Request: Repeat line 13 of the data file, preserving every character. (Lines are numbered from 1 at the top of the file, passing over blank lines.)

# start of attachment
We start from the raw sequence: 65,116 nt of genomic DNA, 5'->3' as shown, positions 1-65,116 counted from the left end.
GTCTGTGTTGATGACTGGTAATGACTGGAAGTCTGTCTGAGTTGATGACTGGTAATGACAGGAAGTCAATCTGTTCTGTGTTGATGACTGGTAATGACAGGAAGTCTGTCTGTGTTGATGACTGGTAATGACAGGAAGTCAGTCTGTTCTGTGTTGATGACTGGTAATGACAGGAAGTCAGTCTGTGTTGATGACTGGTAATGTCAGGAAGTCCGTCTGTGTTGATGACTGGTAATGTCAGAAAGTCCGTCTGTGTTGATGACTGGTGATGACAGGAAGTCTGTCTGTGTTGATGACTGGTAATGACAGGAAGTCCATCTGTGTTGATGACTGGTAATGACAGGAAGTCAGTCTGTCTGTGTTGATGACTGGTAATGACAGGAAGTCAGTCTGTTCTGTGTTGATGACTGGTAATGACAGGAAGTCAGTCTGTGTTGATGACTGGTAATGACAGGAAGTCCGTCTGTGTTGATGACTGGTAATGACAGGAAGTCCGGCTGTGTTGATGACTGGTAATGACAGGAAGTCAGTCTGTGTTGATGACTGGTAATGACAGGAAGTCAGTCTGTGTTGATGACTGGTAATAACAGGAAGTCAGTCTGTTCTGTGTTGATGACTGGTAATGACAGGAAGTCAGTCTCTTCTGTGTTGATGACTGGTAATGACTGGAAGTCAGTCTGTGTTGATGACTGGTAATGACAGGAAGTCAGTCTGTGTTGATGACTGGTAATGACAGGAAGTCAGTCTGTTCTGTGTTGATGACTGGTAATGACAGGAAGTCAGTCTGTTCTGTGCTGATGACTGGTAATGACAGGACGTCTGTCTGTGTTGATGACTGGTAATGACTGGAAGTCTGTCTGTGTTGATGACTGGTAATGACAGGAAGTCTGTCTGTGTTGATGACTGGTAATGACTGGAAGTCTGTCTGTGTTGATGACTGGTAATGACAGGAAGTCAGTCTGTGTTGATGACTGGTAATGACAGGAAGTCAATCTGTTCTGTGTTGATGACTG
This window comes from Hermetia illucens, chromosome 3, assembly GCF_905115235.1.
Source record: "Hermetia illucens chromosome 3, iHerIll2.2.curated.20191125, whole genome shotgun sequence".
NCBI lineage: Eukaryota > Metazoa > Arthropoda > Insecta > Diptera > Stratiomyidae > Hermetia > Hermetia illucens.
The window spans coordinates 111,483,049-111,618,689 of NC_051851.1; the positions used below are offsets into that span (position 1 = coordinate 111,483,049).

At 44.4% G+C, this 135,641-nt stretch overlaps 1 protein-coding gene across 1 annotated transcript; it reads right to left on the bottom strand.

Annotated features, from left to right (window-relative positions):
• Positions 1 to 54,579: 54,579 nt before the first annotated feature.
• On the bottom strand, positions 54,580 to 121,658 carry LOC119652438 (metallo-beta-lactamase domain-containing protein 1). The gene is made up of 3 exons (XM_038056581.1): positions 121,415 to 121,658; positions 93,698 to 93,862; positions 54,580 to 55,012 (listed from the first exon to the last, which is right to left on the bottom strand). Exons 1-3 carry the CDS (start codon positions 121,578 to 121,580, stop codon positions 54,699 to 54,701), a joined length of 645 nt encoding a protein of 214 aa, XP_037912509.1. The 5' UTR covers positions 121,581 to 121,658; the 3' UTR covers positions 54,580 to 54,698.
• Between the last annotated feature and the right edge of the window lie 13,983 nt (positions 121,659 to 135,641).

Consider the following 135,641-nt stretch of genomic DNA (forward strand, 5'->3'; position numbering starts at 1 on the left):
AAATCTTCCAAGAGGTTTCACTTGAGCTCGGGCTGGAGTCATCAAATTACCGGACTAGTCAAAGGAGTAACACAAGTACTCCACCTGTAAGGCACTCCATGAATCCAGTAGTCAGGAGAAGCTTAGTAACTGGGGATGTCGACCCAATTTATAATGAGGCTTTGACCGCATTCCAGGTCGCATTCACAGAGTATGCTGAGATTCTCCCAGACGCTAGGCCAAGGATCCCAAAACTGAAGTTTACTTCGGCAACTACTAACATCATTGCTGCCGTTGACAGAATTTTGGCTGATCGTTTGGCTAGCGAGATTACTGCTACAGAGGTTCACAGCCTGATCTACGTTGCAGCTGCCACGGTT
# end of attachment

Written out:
AAATCTTCCAAGAGGTTTCACTTGAGCTCGGGCTGGAGTCATCAAATTACCGGACTAGTCAAAGGAGTAACACAAGTACTCCACCTGTAAGGCACTCCATGAATCCAGTAGTCAGGAGAAGCTTAGTAACTGGGGATGTCGACCCAATTTATAATGAGGCTTTGACCGCATTCCAGGTCGCATTCACAGAGTATGCTGAGATTCTCCCAGACGCTAGGCCAAGGATCCCAAAACTGAAGTTTACTTCGGCAACTACTAACATCATTGCTGCCGTTGACAGAATTTTGGCTGATCGTTTGGCTAGCGAGATTACTGCTACAGAGGTTCACAGCCTGATCTACGTTGCAGCTGCCACGGTT